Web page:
In a criminal case, the target and his lawyer would want ideally to see everything in the Government’s files. Just as in any other type of adversary proceeding (including civil trials), knowing everything the other side knows is critical. Yet, historically, criminal investigations and trials offer the target limited ability to discover the other Government’s files (and, correspondingly, the Government has limited ability to discover the target’s files). Although FOIA is not a litigation discovery alternative, FOIA does reflect the same policies regarding precluding access to criminal investigation files.
In pertinent part, FOIA provides a general rule of citizen right to access of agency files and document. Section 5 U.S.C. § 552(a). But, FOIA provides exceptions, referred to as Exemptions, including Exemption 7 as follows (5 U.S.C. § 552(b)(7)(A)):
(7) records or information compiled for law enforcement purposes, but to the extent that the production of such law enforcement records or information (A) could reasonably be expected to interfere with enforcement proceedings, (B) would deprive a person of a right to a fair trial or an impartial adjudication, (C) * * * (D) could reasonably be expected to disclose the identity of a confidential source, including a State, local, or foreign agency or authority or any private institution which furnished information on a confidential basis, and, in the case of a record or information compiled by a criminal law enforcement authority in the course of a criminal investigation, or by an agency conducting a lawful national security intelligence investigation, information furnished by a confidential source, (E) would disclose techniques and procedures for law enforcement investigations or prosecutions, or would disclose guidelines for law enforcement investigations or prosecutions if such disclosure could reasonably be expected to risk circumvention of the law, or (F) could reasonably be expected to endanger the life or physical safety of any individual;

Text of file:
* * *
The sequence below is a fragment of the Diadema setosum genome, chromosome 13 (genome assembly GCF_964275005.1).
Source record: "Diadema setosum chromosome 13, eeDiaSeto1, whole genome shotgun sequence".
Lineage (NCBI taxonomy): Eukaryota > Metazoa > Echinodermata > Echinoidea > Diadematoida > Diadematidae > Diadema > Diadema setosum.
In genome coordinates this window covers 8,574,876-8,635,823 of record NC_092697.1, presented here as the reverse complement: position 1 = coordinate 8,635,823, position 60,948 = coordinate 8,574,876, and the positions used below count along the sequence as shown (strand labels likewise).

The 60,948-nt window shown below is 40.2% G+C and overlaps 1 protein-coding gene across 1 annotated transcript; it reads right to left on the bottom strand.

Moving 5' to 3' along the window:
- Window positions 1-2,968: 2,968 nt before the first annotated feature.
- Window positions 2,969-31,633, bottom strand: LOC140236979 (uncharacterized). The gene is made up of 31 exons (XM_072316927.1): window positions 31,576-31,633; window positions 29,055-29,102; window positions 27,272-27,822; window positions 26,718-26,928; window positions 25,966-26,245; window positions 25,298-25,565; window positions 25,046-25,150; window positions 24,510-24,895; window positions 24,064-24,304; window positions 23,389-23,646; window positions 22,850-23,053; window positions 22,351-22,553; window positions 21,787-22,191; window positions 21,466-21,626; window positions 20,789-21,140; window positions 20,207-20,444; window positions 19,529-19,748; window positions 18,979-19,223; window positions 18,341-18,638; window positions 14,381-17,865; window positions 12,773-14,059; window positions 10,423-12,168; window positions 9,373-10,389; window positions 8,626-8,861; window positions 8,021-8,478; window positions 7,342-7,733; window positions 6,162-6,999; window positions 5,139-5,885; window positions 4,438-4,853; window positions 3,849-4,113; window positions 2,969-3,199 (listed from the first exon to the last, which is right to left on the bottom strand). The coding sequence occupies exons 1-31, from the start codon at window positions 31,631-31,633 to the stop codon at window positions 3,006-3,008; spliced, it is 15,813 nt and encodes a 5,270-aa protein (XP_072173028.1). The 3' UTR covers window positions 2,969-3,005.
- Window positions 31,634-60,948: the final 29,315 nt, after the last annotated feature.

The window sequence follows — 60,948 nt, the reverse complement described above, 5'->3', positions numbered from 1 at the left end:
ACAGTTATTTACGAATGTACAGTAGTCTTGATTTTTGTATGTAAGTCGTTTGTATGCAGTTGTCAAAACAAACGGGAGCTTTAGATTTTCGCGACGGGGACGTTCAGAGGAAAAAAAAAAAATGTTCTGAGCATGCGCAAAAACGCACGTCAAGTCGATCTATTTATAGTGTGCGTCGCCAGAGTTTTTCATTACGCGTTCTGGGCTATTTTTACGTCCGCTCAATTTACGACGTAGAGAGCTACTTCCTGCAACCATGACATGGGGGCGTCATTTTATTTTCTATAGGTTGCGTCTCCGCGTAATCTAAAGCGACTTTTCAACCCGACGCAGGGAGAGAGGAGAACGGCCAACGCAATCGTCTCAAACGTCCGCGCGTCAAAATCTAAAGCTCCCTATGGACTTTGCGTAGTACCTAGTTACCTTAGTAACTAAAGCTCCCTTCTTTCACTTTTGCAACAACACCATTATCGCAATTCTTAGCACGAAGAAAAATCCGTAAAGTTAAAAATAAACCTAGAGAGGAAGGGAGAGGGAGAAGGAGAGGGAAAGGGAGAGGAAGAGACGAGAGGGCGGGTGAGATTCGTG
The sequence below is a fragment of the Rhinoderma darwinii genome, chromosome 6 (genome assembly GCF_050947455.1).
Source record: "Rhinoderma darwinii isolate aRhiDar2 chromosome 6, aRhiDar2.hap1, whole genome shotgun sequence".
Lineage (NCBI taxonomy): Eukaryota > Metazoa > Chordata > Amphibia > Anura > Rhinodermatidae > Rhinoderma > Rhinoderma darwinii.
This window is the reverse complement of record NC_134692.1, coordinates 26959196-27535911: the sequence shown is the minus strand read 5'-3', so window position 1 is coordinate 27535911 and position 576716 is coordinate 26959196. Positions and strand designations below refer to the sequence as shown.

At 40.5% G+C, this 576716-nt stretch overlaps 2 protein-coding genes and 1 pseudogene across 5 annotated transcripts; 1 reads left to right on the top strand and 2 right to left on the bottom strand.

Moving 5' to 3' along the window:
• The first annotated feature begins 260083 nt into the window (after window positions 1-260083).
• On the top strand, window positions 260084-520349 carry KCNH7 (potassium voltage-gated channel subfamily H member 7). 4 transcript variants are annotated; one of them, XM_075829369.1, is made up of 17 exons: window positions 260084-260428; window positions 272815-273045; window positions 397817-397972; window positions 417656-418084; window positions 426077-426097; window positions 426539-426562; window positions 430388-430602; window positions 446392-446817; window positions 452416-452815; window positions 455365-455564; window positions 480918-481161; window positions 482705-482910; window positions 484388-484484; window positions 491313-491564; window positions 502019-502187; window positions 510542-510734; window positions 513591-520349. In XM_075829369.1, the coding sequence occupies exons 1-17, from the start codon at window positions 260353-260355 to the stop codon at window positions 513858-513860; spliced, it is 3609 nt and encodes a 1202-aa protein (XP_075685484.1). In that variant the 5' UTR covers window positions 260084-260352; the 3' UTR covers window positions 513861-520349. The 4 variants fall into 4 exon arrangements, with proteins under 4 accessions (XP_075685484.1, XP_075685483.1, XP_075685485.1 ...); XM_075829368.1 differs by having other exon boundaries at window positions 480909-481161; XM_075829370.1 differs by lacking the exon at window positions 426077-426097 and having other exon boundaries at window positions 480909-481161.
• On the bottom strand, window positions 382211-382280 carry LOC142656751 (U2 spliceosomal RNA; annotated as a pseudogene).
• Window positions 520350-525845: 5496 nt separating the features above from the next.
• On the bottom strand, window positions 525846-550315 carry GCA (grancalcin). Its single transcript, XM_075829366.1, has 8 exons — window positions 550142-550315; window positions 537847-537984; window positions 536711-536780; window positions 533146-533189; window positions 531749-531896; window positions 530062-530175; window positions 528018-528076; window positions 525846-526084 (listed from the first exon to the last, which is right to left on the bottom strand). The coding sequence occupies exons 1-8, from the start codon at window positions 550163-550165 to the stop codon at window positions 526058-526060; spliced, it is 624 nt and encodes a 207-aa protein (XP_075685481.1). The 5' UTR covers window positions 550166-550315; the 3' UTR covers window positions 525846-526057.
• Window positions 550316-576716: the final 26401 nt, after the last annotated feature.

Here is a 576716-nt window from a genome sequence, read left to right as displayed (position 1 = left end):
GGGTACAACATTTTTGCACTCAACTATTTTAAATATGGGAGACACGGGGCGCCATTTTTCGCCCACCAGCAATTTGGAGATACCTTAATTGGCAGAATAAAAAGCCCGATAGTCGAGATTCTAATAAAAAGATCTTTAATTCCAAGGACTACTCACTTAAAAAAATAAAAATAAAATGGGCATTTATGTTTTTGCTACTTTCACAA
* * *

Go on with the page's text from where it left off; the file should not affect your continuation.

Notice that, at least theoretically, virtually all of a criminal investigatory file (the files compiled by CI and by DOJ’s CES) are likely compiled for law enforcement purposes (see Exemption 7(A)). This will be the exemption most frequently invoked when a FOIA request is made with a criminal investigation or prosecution in the background.
Protecting informant’s confidentiality, however, is a high priority for criminal investigators. In United States Department of Justice v. Landano, 508 U.S. 165 (1993), the Court held, consistent with FOIA generally, that the informant exception, often referred to as the Exception 7(D), was to be narrowly construed. Specifically, in order to invoke Exemption 7(D), the investigating agency must show that the informant had supplied information under an express assurance of confidentiality or circumstances where such an assurance was necessarily implied if not express. The Court noted in this regard that an assurance of confidentiality did not mean an absolute assurance, for confidential informants often are required ultimately to testify at trial even if given some assurance of confidentiality. Should the matter be prosecuted, of course, the target (who is then a defendant) will have an opportunity for the limited discovery offered under the Federal Rules of Criminal Procedures and such doctrines as Brady.
Usually invoked with Exemption 7(A) in the context of a criminal investigation or prosecution is Exemption 3 which exempts documents “specifically exempted . . .by statute.” § 552(b)(3). Section 6103(a) of the Internal Revenue Code characterizes “returns and return information” as “confidential,” subject to certain exceptions. One of the exceptions to compelled confidentiality requires disclosure to the taxpayer, but only “if the Secretary determines that such disclosure would not seriously impair Federal tax administration.” § 6103(e)(7). Exemption 3 is thus likely to be invoked in addition to Exemption 7(A) to preclude access to the the criminal investigation or prosecution files.
Although these Exemptions would seem to create an insuperable roadblock to using FOIA to blasting out documents for use in a defending in a criminal investigation or prosecution, it does not hurt to ask. Given FOIA’s purpose to narrowly construe the exemptions, most of the raw data in those files may be obtained in a FOIA request. For example, if a civil audit preceded the criminal audit, much of the documents compiled in the civil audit would arguably not have been compiled for law enforcement purposes. As a practical matter, while a criminal tax investigation is being pursued by the IRS or by DOJ’s CES, a FOIA request will likely draw out much of the underlying documents (other than the documents generated by CI or DOJ in the criminal investigation itself).
In framing the FOIA request, the taxpayer will want to identify the records requested. The practitioner should consider requesting
• All memoranda and interview notes of taxpayer interviews, practitioner contacts and third party interviews.
• All documents gathered in the investigation (or a limited subset if the facts so warrant).
• the Agent’s daily activity report and examination history record if there has been a civil audit involved.